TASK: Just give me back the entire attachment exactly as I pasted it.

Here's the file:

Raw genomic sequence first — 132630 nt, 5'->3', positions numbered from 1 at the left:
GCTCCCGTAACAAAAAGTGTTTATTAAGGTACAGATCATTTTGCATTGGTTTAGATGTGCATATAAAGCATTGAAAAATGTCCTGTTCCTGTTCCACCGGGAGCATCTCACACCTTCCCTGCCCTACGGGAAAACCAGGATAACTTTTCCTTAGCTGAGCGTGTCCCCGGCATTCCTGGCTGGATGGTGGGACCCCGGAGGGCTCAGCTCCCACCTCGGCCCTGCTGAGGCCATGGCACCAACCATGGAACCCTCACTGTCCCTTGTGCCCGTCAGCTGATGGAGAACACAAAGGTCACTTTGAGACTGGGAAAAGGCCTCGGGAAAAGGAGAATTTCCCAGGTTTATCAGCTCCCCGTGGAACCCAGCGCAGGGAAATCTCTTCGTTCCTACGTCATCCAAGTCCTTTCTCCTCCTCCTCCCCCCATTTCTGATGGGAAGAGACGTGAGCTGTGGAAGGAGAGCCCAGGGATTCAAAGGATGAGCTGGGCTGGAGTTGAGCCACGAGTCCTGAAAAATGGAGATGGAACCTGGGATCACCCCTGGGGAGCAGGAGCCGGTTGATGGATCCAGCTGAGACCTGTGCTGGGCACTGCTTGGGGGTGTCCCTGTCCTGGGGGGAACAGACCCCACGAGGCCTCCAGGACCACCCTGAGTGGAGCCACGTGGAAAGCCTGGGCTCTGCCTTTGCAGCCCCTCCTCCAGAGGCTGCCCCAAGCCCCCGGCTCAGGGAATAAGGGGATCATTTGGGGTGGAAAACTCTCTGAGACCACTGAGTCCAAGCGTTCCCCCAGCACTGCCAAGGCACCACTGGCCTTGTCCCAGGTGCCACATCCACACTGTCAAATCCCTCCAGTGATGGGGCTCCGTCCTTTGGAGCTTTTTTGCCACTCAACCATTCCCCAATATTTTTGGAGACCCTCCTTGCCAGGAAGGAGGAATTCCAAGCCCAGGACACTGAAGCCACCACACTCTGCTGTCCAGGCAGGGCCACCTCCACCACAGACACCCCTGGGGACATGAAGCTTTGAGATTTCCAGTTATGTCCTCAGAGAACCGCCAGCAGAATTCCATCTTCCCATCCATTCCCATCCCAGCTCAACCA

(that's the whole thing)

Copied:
Raw genomic sequence first — 132630 nt, 5'->3', positions numbered from 1 at the left:
GCTCCCGTAACAAAAAGTGTTTATTAAGGTACAGATCATTTTGCATTGGTTTAGATGTGCATATAAAGCATTGAAAAATGTCCTGTTCCTGTTCCACCGGGAGCATCTCACACCTTCCCTGCCCTACGGGAAAACCAGGATAACTTTTCCTTAGCTGAGCGTGTCCCCGGCATTCCTGGCTGGATGGTGGGACCCCGGAGGGCTCAGCTCCCACCTCGGCCCTGCTGAGGCCATGGCACCAACCATGGAACCCTCACTGTCCCTTGTGCCCGTCAGCTGATGGAGAACACAAAGGTCACTTTGAGACTGGGAAAAGGCCTCGGGAAAAGGAGAATTTCCCAGGTTTATCAGCTCCCCGTGGAACCCAGCGCAGGGAAATCTCTTCGTTCCTACGTCATCCAAGTCCTTTCTCCTCCTCCTCCCCCCATTTCTGATGGGAAGAGACGTGAGCTGTGGAAGGAGAGCCCAGGGATTCAAAGGATGAGCTGGGCTGGAGTTGAGCCACGAGTCCTGAAAAATGGAGATGGAACCTGGGATCACCCCTGGGGAGCAGGAGCCGGTTGATGGATCCAGCTGAGACCTGTGCTGGGCACTGCTTGGGGGTGTCCCTGTCCTGGGGGGAACAGACCCCACGAGGCCTCCAGGACCACCCTGAGTGGAGCCACGTGGAAAGCCTGGGCTCTGCCTTTGCAGCCCCTCCTCCAGAGGCTGCCCCAAGCCCCCGGCTCAGGGAATAAGGGGATCATTTGGGGTGGAAAACTCTCTGAGACCACTGAGTCCAAGCGTTCCCCCAGCACTGCCAAGGCACCACTGGCCTTGTCCCAGGTGCCACATCCACACTGTCAAATCCCTCCAGTGATGGGGCTCCGTCCTTTGGAGCTTTTTTGCCACTCAACCATTCCCCAATATTTTTGGAGACCCTCCTTGCCAGGAAGGAGGAATTCCAAGCCCAGGACACTGAAGCCACCACACTCTGCTGTCCAGGCAGGGCCACCTCCACCACAGACACCCCTGGGGACATGAAGCTTTGAGATTTCCAGTTATGTCCTCAGAGAACCGCCAGCAGAATTCCATCTTCCCATCCATTCCCATCCCAGCTCAACCA